Cancer is a genomic disease that co-opts normal cellular mechanisms to grow and survive. One of these mechanisms is growth signaling. Cells turn on these signals when they are biologically necessary – for example, to heal a wound. Healthy cells turn these signals off when they are no longer needed.
Unfortunately, mutations in the genes that control these pathways can turn growth signals on and keep them on. Flooded with faulty messages, cells divide relentlessly, eventually forming a tumor.
Growth signaling is one of many pathways controlled by genes and, unfortunately, genes can be mutated. Cellular quality control mechanisms that safeguard DNA can also be altered. Once these are downgraded, more mutations can appear more rapidly. Other variations turn on genes that expel toxins from cells – this includes chemotherapy – or turn off genes that tell diseased cells to die, a mechanism called apoptosis.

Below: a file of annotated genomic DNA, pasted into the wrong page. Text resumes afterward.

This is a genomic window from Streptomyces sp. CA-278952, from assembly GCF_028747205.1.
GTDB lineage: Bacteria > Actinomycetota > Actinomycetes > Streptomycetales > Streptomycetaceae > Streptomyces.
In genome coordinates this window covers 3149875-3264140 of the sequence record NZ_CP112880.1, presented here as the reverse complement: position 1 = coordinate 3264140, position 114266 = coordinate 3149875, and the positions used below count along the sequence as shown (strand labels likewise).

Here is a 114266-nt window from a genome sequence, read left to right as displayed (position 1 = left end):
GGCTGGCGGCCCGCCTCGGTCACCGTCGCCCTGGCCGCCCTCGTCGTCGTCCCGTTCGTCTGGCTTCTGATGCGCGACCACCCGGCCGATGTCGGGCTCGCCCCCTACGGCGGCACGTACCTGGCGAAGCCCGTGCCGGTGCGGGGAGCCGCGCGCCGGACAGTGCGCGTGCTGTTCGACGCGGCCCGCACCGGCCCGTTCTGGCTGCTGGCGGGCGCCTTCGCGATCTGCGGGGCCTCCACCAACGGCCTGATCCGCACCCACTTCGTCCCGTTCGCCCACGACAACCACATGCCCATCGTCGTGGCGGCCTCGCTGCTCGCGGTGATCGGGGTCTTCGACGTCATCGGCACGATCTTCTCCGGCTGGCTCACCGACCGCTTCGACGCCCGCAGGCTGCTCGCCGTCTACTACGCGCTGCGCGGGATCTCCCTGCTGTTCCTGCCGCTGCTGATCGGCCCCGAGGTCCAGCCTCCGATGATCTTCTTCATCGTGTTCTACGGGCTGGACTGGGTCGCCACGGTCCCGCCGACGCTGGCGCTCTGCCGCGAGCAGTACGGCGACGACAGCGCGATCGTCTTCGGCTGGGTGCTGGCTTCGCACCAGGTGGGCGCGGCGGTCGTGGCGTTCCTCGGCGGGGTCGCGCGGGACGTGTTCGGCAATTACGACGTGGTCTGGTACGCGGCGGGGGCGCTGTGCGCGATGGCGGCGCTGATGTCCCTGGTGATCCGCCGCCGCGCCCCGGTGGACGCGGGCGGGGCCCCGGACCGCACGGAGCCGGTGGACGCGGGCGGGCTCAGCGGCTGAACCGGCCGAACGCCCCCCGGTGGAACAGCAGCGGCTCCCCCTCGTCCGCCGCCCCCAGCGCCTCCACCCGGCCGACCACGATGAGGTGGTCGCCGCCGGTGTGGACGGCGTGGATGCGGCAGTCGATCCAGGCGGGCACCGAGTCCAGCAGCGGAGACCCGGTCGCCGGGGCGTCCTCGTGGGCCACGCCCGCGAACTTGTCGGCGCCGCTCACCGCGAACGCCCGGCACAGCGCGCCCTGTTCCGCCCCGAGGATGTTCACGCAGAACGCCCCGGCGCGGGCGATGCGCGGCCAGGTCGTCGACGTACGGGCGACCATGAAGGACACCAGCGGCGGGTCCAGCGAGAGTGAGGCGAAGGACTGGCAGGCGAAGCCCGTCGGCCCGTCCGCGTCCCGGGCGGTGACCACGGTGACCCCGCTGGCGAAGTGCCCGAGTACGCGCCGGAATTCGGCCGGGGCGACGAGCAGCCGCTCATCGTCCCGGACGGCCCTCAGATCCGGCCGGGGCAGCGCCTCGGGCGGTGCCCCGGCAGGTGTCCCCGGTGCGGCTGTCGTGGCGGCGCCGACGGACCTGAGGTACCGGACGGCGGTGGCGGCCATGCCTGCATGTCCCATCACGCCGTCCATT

Mutation is a random process. Some variations bring survival advantages to tumors, others may do nothing at all. However, as a result, each patient often has a unique set of variations that govern how their cancer grows and which treatments it will respond to.
Molecular profiling or biomarker testing offers a blueprint of what’s going on in a tumor. Cutting-edge gene sequencing analysis (or comprehensive genomic analysis) can determine which tumor genes are mutated and how that might affect a patient’s prognosis and treatment options. Armed with this information, physicians and patients can make more informed choices based on the genomic landscape inside the tumor.